I was a little nervous. I’ve been in a period of discernment about becoming a Bahá’í, and this was my first religious gathering and an opportunity to meet Bahá’ís other than my friend’s family and a welcoming couple I had met while living in Massachusetts. I had a minor panic concerning what to wear, as I actually think about what is appropriate dress for houses of worship. I have mixed feelings about sleeveless tops, for example, and don’t even get me started on strapless wedding gowns in churches. Given the fact that the Bahá’í Faith had developed out of Islam, I wondered if my somewhat conservative approach to “worship wear” might be seen as immodest regardless. I was assured that my “typical sensibilities about modesty (would) be totally appropriate.”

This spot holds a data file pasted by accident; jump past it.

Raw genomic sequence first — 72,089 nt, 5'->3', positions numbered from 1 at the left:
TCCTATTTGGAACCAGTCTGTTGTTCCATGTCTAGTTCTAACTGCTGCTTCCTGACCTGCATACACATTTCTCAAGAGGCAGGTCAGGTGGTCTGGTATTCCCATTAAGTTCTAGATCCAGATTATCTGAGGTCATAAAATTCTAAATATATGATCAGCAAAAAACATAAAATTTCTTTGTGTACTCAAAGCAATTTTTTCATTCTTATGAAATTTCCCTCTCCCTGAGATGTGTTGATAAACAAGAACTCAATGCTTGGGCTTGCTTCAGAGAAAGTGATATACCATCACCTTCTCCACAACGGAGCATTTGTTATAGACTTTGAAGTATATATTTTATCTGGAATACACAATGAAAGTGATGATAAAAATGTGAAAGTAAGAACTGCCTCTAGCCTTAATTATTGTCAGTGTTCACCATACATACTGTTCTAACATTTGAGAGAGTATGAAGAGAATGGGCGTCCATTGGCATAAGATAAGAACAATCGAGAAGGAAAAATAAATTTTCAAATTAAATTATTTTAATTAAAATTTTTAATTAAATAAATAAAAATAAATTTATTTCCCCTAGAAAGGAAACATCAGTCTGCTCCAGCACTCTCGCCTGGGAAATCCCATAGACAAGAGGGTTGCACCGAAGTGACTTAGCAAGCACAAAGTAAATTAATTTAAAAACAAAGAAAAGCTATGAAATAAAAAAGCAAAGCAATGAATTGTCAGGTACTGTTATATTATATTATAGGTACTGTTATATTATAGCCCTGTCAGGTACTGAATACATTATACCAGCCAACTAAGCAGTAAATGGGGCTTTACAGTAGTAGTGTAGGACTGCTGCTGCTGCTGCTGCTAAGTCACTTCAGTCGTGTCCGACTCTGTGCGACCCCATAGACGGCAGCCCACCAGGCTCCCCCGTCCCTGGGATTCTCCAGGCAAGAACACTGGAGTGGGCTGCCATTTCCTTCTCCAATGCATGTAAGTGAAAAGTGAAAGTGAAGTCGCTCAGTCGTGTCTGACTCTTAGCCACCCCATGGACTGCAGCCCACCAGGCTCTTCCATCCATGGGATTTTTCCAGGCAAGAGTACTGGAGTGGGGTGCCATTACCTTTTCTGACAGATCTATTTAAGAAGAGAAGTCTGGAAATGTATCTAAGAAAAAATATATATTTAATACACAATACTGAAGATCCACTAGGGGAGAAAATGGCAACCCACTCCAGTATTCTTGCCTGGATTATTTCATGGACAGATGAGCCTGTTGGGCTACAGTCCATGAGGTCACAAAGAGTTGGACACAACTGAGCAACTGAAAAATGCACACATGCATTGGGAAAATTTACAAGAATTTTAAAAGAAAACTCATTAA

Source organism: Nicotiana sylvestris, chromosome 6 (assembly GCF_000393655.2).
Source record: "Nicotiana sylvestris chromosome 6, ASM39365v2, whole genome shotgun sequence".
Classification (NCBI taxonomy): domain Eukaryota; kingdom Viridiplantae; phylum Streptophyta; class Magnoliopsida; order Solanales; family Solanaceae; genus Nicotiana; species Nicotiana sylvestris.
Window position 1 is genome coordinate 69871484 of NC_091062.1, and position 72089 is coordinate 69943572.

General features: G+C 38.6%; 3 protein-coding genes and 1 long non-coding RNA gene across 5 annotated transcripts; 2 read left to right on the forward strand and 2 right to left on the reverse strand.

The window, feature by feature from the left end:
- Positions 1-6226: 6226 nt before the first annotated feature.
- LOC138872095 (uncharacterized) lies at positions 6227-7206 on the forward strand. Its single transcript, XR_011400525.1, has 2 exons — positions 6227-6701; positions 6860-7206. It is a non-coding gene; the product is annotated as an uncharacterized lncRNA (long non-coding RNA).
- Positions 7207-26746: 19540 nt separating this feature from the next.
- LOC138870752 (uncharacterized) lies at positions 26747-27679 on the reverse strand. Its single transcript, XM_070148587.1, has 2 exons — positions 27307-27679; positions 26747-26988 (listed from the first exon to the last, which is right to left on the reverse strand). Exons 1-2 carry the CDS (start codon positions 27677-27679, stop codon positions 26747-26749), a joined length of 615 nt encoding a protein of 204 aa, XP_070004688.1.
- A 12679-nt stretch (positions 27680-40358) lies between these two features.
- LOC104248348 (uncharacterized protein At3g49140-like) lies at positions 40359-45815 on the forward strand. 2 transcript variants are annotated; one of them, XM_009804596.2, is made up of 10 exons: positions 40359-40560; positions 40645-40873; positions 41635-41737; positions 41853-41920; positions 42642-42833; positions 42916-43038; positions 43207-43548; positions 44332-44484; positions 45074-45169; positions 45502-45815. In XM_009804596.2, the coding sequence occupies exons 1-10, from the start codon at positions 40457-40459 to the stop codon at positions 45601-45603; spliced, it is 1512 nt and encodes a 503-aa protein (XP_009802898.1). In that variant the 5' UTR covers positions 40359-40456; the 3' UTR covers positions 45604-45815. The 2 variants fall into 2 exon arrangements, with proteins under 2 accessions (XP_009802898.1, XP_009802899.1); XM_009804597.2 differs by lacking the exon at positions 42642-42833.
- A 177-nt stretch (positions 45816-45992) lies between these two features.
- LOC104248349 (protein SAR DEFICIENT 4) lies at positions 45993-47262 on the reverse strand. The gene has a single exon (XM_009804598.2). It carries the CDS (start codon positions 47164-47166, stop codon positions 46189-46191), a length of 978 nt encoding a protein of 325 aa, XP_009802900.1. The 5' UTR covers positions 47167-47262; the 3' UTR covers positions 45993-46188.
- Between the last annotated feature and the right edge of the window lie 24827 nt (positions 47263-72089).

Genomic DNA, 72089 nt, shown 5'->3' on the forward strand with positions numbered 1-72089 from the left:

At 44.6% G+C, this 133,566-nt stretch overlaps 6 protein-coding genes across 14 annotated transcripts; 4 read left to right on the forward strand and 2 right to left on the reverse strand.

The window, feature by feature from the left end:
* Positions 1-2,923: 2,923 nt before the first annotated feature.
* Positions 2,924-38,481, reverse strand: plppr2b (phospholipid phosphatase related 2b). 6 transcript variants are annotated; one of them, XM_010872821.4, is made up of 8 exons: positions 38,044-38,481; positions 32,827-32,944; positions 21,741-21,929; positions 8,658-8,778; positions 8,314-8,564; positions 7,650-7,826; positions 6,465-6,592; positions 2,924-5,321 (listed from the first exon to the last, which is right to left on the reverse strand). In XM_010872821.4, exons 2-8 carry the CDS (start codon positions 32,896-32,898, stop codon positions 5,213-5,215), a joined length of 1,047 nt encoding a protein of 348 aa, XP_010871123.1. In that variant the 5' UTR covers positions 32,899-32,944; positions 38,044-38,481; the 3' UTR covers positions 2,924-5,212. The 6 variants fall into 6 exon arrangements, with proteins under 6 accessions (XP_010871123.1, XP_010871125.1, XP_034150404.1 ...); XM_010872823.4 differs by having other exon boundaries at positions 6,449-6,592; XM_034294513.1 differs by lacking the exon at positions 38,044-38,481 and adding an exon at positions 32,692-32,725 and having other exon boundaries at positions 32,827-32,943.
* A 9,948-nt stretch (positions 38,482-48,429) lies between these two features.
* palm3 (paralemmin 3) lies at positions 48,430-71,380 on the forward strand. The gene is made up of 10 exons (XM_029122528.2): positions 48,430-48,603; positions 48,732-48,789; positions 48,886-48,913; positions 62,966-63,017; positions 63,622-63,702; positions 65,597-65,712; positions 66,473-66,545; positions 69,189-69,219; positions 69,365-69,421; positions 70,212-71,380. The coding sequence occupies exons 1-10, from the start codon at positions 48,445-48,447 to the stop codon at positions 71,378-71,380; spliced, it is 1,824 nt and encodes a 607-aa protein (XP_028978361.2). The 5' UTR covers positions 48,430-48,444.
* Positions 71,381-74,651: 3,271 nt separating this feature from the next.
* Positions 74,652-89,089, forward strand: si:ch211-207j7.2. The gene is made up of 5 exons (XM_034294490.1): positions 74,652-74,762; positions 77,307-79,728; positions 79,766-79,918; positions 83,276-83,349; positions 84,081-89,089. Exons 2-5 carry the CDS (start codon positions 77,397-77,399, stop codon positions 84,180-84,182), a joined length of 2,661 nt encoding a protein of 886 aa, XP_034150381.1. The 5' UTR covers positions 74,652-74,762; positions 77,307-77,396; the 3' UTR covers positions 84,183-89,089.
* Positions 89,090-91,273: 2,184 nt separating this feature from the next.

We rode our bicycles to the park. When we arrived we looked around for Bahá’ís who were already there. The plan had been to meet near the Rose Garden if the weather was good, and in the Pond House if the weather was bad. My friend found some people she knew sitting in the gazebo at the center of the garden, and noticed that others were sitting in the shade along the side of the lawn. That’s where we headed.